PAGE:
asked Her Majesty's Government:
Whether they will either take powers to reduce the number of companies now at liberty to dig holes in the road or advise the chairmen and chief executives of those companies how they might limit the inconvenience to the public.
My Lords, the New Roads and Street Works Act 1991 imposes a duty on street authorities to co-ordinate works, and the Government welcome the launch of the Central London Partnership earlier this month. They hope that it will be successful and, if successful, that it will be extended more widely. The Government also intend to implement Section 74 of the Act to allow utilities to be charged for occupying the road longer than an agreed period.
The Government are willing to look at new measures to reduce disruption but do not intend to reduce the number of companies with the right to dig new holes in the road as they believe that effective competition is the best way to increase choice, promote enterprise and bring down prices for consumers.
My Lords, I hope that the noble Lord will accept my assurance that, when I tabled this Question, I had no idea that Thames Water, egged on by one of the noble Lord's right honourable friends, would select today to announce that it is to dig 3,000 new holes in London's roads this year. Will the noble Lord wrack his brains as to whether there is any other capital city in the world where this kind of mess would be tolerated? Will the noble Lord--or perhaps his noble friend on the Front Bench--explain why people who make a filthy nuisance of themselves on the roads do not pay for the privilege, while the rest of us do? I am sorry that the Government Chief Whip is no longer in his place. Perhaps the noble Lord will have a word with him and urge him to give the excellent Bill that I introduced a week or so ago a fair wind. Then these pestilential people will be paying £1,000 per day for a very small section of road.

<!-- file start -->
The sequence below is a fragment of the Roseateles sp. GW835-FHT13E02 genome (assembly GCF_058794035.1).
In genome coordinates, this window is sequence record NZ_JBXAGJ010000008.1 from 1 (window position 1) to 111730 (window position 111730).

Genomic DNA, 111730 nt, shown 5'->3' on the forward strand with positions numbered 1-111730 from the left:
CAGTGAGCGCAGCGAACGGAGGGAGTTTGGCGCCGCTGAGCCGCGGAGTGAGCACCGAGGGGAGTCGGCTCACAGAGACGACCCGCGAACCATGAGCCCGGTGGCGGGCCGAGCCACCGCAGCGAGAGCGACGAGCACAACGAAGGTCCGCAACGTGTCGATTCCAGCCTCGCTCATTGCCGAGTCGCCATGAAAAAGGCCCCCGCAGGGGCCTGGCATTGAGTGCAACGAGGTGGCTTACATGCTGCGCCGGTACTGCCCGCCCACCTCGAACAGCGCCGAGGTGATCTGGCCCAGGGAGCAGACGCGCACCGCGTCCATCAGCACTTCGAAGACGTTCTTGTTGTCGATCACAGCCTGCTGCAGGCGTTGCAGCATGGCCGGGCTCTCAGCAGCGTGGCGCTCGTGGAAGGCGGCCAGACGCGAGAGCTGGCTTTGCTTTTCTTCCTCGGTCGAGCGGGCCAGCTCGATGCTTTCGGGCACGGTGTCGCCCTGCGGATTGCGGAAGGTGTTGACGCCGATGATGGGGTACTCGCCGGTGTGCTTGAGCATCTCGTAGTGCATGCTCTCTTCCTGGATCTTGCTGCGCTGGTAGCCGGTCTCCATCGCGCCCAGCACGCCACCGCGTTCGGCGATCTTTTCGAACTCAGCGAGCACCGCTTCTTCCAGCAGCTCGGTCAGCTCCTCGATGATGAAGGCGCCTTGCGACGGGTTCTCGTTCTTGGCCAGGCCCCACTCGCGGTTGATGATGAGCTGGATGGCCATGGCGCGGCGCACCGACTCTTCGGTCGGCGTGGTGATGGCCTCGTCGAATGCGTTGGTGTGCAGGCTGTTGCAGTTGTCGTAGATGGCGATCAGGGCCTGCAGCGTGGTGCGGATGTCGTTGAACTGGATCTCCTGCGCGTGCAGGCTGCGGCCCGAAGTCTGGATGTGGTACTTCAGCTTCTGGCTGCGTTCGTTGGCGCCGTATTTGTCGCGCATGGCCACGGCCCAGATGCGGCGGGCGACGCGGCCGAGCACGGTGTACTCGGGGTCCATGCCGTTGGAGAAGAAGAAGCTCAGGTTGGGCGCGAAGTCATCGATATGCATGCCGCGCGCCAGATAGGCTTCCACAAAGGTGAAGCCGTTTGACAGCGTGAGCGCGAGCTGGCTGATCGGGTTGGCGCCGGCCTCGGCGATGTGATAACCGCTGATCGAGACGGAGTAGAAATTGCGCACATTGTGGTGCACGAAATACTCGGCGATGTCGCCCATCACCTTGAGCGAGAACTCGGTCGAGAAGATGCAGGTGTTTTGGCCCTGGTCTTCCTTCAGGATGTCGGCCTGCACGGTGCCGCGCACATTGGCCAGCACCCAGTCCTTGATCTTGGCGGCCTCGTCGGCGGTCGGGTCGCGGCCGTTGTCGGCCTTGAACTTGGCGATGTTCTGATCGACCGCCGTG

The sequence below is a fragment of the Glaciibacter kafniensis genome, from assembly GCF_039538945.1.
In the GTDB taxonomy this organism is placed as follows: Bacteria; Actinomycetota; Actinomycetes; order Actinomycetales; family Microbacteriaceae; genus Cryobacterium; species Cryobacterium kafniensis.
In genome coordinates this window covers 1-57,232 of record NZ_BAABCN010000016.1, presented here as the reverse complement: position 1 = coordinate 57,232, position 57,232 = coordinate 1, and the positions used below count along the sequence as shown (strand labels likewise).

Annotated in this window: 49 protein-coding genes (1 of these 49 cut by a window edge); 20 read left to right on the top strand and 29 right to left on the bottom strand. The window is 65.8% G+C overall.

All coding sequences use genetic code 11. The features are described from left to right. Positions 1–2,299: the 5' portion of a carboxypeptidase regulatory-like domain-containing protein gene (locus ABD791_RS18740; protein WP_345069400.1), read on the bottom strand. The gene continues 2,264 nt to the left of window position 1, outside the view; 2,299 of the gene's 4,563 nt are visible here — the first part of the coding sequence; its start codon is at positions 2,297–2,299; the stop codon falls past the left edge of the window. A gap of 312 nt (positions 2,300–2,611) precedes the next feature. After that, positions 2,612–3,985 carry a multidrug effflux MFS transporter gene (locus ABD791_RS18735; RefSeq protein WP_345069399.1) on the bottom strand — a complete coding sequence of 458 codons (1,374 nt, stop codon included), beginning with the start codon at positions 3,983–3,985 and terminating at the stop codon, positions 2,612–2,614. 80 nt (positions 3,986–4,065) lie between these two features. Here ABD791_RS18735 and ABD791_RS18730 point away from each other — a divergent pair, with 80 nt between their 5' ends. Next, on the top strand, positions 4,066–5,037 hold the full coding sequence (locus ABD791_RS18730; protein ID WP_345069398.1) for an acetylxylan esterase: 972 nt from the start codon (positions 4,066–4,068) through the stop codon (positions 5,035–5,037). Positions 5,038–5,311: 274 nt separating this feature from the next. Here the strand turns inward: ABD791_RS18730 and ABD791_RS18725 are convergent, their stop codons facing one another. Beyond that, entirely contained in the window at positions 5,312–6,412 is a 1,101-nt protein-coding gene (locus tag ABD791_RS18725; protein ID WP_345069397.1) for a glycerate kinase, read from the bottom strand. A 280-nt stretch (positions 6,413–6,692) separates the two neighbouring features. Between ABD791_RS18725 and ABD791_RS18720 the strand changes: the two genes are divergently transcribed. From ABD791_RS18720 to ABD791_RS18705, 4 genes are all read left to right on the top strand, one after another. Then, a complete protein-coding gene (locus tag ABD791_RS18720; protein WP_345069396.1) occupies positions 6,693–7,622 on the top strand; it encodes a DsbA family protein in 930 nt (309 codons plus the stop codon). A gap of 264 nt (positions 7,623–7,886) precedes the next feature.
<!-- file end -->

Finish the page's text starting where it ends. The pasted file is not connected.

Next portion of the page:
My Lords, I am happy to accept that it is entirely a coincidence that the issue of digging holes for water repairs has been raised today. It stems from the suggestion by the water regulator that the major leakages that are taking place should be repaired properly. That is the reason why Thames Water has suggested that it will have to produce more holes. It is perfectly reasonable to suggest that Thames Water should have proper regard to the number of holes it digs in roads but at the same time properly conserve water. Those are two objectives that it should be set, and it should be able to abide by both.
My Lords, is my noble friend aware that there has been considerable disruption to the streets around Victoria for several weeks, with pneumatic drills, noise and dirt, and traffic lights put out of order at crossings, presenting a danger to pedestrians? What is the purpose of it all? This is not for water--there must be some other reason. Who gave these companies permission, and what is it for?
My Lords, I cannot comment on individual cases and particular holes. My area of responsibility is the licensing of telecommunications companies, to which the Question relates. I would point out that the major initiative taken by the street authorities in the Central London Partnership is exactly the kind of initiative that we want to see in order to make certain that work of this kind is properly co-ordinated. Most people accept that much of this work has to be done. We all want to see it properly co-ordinated so that when a street is blocked and people try to find another route they do not also find that road blocked. It requires co-ordination. I welcome the fact that the Central London Partnership is attempting a major initiative to co-ordinate the work.